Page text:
The country has a population of 2 million people, with a fairly high average rate of growth of 2.8 per year over the last decade. And with 177 people per square kilometer, Gambia is considered one of the most densely populated countries in the entire African continent.
Economically, an overview published by the World Bank in October 2016, indicated that between 2013 and 2016, Gambia’s ‘’real per capita GDP was estimated to have fallen by 20 per cent, suggesting an increase in poverty levels’’.
Given the mentioned facts, why did Jammeh at this time think he must remain in power by all means? This is regrettable and disturbing. And I laughed. I said this because it is only in Africa that construction of roads and provision of other social amenities are still used as election campaign tools; it does not really matter, the non-correlation between the people’s earnings and their standard of living. Africa still has a long way to go. But we must grow over this crude way.
Many analyses have been made with regards to why Mrs. Hilary Clinton and the Democrat lost in the last US Presidential Election. Interestingly, none of the comments was about the availability or otherwise, of water; good roads; housing; social welfare, telecommunications and other basic public social services. Most of the times, Americans, apart from the critically minded, who focus on the country’s foreign policies and the state of her economy, just vote for fun – sometimes just to have a change of the political party.
So what happens when African politics advances to the same level – when the conventional variables to canvass for votes are no more catching or impress people to seek for their votes? In the case of Jammeh, he even failed to pass the fundamental test – to making life more meaningful to the Gambians, yet, allowed to re-contest; but lost the election, still, desperate to be in power! It is indeed shocking and worrisome.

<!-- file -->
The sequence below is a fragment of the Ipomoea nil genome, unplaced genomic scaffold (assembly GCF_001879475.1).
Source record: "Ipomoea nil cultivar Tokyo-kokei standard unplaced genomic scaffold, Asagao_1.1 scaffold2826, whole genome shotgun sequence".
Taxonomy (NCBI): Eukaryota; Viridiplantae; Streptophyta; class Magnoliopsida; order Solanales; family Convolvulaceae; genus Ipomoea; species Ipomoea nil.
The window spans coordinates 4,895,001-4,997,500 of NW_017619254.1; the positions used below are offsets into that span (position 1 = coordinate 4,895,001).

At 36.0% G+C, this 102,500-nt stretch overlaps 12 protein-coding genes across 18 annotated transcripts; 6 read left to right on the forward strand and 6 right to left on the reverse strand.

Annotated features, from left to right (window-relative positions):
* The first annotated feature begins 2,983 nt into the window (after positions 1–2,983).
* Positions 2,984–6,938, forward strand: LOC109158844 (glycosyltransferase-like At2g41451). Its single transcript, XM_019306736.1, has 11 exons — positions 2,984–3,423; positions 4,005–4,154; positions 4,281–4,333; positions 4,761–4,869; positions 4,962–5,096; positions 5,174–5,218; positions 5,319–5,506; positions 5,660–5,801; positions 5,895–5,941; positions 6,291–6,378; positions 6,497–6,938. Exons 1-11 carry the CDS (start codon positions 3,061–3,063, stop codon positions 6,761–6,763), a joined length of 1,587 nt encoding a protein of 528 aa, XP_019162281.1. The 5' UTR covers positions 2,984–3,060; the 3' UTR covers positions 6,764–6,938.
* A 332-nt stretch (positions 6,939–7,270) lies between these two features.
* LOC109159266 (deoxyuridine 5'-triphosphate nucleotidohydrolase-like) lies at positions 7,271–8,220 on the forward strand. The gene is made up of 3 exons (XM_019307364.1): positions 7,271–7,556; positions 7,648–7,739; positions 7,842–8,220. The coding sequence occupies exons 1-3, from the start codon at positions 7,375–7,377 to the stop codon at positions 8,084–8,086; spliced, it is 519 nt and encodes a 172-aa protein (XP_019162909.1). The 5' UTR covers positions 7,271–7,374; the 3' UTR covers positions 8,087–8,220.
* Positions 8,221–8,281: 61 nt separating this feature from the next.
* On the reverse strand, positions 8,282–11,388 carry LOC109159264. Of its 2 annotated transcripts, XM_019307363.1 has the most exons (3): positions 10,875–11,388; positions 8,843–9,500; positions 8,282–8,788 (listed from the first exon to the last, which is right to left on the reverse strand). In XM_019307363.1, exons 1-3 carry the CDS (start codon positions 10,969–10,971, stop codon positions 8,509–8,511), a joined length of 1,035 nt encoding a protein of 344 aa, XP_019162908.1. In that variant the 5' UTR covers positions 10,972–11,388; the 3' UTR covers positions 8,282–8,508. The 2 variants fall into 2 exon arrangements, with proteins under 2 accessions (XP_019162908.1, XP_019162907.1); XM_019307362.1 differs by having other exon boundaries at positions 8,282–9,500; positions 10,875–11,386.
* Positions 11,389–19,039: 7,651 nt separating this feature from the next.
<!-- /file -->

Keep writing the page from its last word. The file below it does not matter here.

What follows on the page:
Yahya Jammeh’s desperation and love for power is unmistakable. Despite being left by not less than eight of his Ministers at the twilight of his tenure, the former President’s indifference to the terrible political situation which surrounded him, was an indication that despite still being young somewhat, he is not ‘refined’, thus the blood of the old and crude African politicians still runs in his veins.
But whether Jammeh likes it or not, he must vacate the seat of power. Among the lessons in (Jammeh’s power tussle) for the African Leaders is that any of them who is still being tutored on the need to be focus; creative and productive in the public service delivery while in office, must have his head critically examined. Most significantly, such leader must be ready to receive his red card as at when due. Former Nigerian President Goodluck Jonathan and his Ghana’s counterpart, Mahama are good examples here.
That goes for failed Leaders. Even if a President is generally considered as being successful, once he is truly or otherwise, voted out by people and the winner is announced, he must respect the system and avoid resorting to self-help. I mentioned earlier despite that the last US poll was allegedly hacked; Obama will leave the White House for his controversial successor, Trump. However, if the Democrat or Mrs. Clinton had wished, they would have resorted to legal action, not deploying shortcut or manipulation, which will later provoke tension and worry among the citizenry. This is what Yahya Jammeh’s action symbolizes.
Finally, if Jammeh refuses to be humble and reasonable, as well as maintains the negative posture, as if the Gambian Presidency is his birth right, he must be told that he and his handful supporters will personally bear squarely, the consequences of their actions. Jammeh must remember the list of despotic African leaders and what eventually became of them. Among them were late Samuel Doe of Liberia, late Mobutu Sese Seko of now Democratic Republic of Congo and Late Egyptian President Hosni Mubarak. Other examples are: Teodoro Obiang Nguema Mbasogo, the President of Equatorial Guinea and José Eduardo dos Santos, President of Angola among others. The Leaders were power-drunk; corrupt, brutal and served their countries for long period of time. But in the end, the first three were variously ousted out of power and later died. Yahya Jammeh must be told again that ‘no condition is permanent’ – so, he should realize that his time is up; so he must go home allow peace to reign in Gambia!/AFRICAN EXAMINER